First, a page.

• Migrate to another virtual switch – Moving the network of a VM to a virtual switch of a different type. You can migrate VMs without the need to reconfigure the physical and virtual network. Supported scenarios include vSS to vSS, vSS to vDS and vDS to vDS. Migration from a vDS to vSS is not supported due to how vDS metadata is stored.
  • Migrate to another data center – While moving VMs between data centers, you can change the data center a VM resides in. For networking in the target data center, you can select a dedicated port group on a distributed switch.
  • Migrate to another vCenter Server system – Moving VMs between two vCenter Server instances that are connected in Enhanced Linked Mode. You can also migrate VMs between vCenter Server instances that are located across a long distance from each other.


Setting up vMotion

There are a few network requirements and best practices you need to be aware of before enabling vMotion. For improved performance and security, set aside at least one 1GbE network card for vMotion traffic. To activate the feature on ESXi, highlight the host in Navigator, click on the Configuration tab and enable the vMotion service on the default VMkernel adapter (vmk0) as shown in Figure 1. Additionally, you should set the VMkernel’s TCP/IP stack type to vMotion for best performance. The full details are available here and here.

Figure 1 - Setting up a VMkernel adapter for vMotion

Figure 1 – Setting up a VMkernel adapter for vMotion


In my environment, I created a second portgroup and an associated VMkernel (vmk1) adapter on all three hosts which in turn are connected to a single distributed switch as per Figure 2.

Figure 2 - A vMotion dedicated portgroup and VMkernel

Figure 2 – A vMotion dedicated portgroup and VMkernel


I also changed vmk1‘s TCP/IP stack to vMotion as opposed to the default one. To do this, select the respective ESXi host in Navigator and click on the Configure tab. As per Fig. 3, click on VMkernel adapters (1) and select the VMkernel (2) for which you want the stack type changed. After clicking on the Edit Settings icon, go ahead and select vMotion from the TCP/IP stack drop down box (4). Repeat the same process on any the other ESXi host where you want vMotion enabled.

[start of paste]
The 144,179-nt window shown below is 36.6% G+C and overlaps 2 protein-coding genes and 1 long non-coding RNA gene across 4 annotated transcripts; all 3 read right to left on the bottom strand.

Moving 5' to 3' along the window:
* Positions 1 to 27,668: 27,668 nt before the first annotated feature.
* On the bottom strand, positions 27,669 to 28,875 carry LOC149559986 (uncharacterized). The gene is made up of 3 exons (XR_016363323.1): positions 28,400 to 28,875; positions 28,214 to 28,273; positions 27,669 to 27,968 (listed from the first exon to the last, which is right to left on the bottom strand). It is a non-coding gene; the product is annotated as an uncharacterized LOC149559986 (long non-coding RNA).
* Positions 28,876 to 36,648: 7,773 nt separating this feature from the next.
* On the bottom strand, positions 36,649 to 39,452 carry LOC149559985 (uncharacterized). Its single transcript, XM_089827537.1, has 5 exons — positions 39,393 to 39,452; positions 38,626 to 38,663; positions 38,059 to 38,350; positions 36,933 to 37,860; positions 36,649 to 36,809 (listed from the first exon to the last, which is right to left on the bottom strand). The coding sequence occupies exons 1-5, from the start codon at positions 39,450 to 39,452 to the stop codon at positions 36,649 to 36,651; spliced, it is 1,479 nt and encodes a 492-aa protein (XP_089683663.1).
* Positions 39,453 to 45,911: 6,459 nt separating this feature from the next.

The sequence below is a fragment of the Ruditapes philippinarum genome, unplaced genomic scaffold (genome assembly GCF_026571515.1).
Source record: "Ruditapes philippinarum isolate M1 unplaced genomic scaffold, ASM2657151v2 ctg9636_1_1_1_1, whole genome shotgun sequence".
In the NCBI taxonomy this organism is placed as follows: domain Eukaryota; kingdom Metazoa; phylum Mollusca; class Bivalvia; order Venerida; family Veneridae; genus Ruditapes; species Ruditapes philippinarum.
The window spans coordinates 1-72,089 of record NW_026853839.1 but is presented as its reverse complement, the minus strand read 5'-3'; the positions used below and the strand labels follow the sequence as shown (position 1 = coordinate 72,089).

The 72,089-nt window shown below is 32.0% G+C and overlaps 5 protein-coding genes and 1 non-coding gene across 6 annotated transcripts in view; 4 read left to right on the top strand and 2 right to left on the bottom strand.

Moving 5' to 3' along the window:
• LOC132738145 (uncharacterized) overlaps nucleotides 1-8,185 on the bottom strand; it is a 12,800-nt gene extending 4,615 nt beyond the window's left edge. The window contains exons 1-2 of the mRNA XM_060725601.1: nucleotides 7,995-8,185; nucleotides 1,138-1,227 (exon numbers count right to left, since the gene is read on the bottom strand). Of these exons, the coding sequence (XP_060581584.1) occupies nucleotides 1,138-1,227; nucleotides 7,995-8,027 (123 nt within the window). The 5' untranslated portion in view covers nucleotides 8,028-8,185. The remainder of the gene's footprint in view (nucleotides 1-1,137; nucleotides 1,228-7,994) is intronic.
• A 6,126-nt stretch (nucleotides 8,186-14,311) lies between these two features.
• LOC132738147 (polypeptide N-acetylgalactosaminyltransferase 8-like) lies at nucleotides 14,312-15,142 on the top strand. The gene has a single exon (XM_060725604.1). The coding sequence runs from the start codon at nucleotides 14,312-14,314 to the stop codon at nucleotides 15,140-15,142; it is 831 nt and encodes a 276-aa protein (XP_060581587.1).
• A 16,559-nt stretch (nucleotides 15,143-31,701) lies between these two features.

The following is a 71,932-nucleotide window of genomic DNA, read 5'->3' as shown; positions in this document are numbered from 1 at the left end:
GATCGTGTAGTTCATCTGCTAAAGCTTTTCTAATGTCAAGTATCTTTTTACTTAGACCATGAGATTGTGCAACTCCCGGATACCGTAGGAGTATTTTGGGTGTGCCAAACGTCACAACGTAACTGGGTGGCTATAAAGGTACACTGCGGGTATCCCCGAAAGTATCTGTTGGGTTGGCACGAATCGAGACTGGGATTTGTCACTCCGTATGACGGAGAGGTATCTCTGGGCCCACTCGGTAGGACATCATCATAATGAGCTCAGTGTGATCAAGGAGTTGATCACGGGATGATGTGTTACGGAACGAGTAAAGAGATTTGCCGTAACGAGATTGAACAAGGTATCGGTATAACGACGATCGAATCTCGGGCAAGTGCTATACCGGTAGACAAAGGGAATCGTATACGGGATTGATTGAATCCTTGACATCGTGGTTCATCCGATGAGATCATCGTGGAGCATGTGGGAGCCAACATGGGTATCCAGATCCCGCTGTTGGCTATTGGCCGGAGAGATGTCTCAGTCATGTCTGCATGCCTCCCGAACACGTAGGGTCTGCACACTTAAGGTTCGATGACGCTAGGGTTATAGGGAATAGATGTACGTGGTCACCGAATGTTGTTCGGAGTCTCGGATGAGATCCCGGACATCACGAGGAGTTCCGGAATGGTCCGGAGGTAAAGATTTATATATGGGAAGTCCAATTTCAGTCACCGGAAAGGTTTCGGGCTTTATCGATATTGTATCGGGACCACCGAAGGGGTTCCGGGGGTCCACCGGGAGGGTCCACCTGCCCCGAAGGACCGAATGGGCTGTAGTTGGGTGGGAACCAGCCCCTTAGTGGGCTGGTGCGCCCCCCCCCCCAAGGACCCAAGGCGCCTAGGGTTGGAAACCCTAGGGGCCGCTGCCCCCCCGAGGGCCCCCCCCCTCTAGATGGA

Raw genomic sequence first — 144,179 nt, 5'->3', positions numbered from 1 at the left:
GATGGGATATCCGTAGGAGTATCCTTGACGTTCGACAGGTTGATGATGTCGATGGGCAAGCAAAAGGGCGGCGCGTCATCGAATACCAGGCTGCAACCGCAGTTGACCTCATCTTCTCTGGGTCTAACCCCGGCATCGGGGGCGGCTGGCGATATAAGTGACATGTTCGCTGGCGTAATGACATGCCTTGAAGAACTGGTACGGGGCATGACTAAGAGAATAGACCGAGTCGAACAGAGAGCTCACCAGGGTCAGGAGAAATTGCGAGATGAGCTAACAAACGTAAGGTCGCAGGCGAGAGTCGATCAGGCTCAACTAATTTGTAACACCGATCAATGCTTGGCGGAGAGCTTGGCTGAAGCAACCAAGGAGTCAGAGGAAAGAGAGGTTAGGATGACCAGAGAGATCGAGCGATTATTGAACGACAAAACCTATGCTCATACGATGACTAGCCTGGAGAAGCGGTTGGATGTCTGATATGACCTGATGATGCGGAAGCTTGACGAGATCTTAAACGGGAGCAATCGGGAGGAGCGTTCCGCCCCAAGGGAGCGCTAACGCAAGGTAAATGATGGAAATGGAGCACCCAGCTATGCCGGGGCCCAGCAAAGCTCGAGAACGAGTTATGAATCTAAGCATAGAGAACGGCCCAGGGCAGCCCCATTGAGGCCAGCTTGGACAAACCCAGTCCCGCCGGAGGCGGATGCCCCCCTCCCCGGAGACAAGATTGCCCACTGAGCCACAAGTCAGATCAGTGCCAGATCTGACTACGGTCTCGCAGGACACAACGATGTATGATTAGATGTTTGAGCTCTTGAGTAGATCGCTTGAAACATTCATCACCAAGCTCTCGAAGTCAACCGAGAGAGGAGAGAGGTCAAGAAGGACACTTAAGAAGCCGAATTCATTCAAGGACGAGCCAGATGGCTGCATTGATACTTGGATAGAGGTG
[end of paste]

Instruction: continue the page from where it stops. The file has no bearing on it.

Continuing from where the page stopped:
Figure 3 - Changing the TCP/IP stack to vMotion for optimized performance

Figure 3 – Changing the TCP/IP stack to vMotion for optimized performance


There are also some shared storage requirements that you must meet. I’ve picked these straight off VMware’s documentation.

  • Configure hosts for vMotion with shared storage to ensure that virtual machines are accessible to both source and target hosts.
  • During a migration with vMotion, the migrating virtual machine must be on storage accessible to both the source and target hosts. Ensure that the hosts configured for vMotion use shared storage. Shared storage can be on a Fibre Channel storage area network (SAN), or can be implemented using iSCSI and NAS.
  • If you use vMotion to migrate virtual machines with raw device mapping (RDM) files, make sure to maintain consistent LUN IDs for RDMs across all participating hosts.

Refer to the vSphere Storage documentation for more information.



I’ve covered the basics of vMotion and hopefully you have come to appreciate its importance in relation to preventing downtime whenever urgent maintenance is called for. The advantages become even more apparent when vMotion is used in conjunction with DRS (Distributed Resource Scheduling) especially predictive DRS.

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2 thoughts on "Why IT Admins Adore vMotion.. And Why You Should Too"

  • Dinesh S says:

    Great article Jason.
    Could you also explain the background process of vmotion (how the memory contents are copied from source host to destination host).

    Thanks in advance.